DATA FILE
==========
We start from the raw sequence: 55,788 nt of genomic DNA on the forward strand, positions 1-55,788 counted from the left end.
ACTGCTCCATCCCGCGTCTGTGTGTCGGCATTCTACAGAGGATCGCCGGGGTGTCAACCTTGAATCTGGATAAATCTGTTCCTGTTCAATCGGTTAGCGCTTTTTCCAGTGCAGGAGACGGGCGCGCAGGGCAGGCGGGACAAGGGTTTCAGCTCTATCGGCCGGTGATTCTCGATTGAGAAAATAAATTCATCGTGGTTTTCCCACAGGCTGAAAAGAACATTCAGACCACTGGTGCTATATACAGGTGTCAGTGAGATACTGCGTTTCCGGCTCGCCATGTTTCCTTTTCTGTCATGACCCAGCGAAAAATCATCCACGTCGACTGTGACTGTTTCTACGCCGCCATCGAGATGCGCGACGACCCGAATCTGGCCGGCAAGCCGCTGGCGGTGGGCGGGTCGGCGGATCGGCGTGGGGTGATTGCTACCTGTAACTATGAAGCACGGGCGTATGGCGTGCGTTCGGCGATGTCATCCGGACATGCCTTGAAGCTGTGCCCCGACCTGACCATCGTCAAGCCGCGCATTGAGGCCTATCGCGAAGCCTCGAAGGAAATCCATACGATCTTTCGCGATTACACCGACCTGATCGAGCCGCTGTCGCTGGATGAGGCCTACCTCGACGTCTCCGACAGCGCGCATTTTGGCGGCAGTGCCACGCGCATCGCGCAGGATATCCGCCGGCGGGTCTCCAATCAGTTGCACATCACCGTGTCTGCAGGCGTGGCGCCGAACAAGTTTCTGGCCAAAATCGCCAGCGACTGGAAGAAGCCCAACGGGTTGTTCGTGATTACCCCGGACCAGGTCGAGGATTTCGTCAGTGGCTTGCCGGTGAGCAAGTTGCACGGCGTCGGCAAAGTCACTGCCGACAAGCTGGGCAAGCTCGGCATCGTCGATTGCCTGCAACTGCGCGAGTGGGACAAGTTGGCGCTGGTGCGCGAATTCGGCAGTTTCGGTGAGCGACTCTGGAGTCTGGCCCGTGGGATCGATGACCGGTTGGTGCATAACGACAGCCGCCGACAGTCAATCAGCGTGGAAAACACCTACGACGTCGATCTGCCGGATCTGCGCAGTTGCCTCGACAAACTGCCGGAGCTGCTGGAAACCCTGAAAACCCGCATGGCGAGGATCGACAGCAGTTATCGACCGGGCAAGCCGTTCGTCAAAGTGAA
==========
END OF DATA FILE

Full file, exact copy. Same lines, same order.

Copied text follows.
We start from the raw sequence: 55,788 nt of genomic DNA on the forward strand, positions 1-55,788 counted from the left end.
ACTGCTCCATCCCGCGTCTGTGTGTCGGCATTCTACAGAGGATCGCCGGGGTGTCAACCTTGAATCTGGATAAATCTGTTCCTGTTCAATCGGTTAGCGCTTTTTCCAGTGCAGGAGACGGGCGCGCAGGGCAGGCGGGACAAGGGTTTCAGCTCTATCGGCCGGTGATTCTCGATTGAGAAAATAAATTCATCGTGGTTTTCCCACAGGCTGAAAAGAACATTCAGACCACTGGTGCTATATACAGGTGTCAGTGAGATACTGCGTTTCCGGCTCGCCATGTTTCCTTTTCTGTCATGACCCAGCGAAAAATCATCCACGTCGACTGTGACTGTTTCTACGCCGCCATCGAGATGCGCGACGACCCGAATCTGGCCGGCAAGCCGCTGGCGGTGGGCGGGTCGGCGGATCGGCGTGGGGTGATTGCTACCTGTAACTATGAAGCACGGGCGTATGGCGTGCGTTCGGCGATGTCATCCGGACATGCCTTGAAGCTGTGCCCCGACCTGACCATCGTCAAGCCGCGCATTGAGGCCTATCGCGAAGCCTCGAAGGAAATCCATACGATCTTTCGCGATTACACCGACCTGATCGAGCCGCTGTCGCTGGATGAGGCCTACCTCGACGTCTCCGACAGCGCGCATTTTGGCGGCAGTGCCACGCGCATCGCGCAGGATATCCGCCGGCGGGTCTCCAATCAGTTGCACATCACCGTGTCTGCAGGCGTGGCGCCGAACAAGTTTCTGGCCAAAATCGCCAGCGACTGGAAGAAGCCCAACGGGTTGTTCGTGATTACCCCGGACCAGGTCGAGGATTTCGTCAGTGGCTTGCCGGTGAGCAAGTTGCACGGCGTCGGCAAAGTCACTGCCGACAAGCTGGGCAAGCTCGGCATCGTCGATTGCCTGCAACTGCGCGAGTGGGACAAGTTGGCGCTGGTGCGCGAATTCGGCAGTTTCGGTGAGCGACTCTGGAGTCTGGCCCGTGGGATCGATGACCGGTTGGTGCATAACGACAGCCGCCGACAGTCAATCAGCGTGGAAAACACCTACGACGTCGATCTGCCGGATCTGCGCAGTTGCCTCGACAAACTGCCGGAGCTGCTGGAAACCCTGAAAACCCGCATGGCGAGGATCGACAGCAGTTATCGACCGGGCAAGCCGTTCGTCAAAGTGAA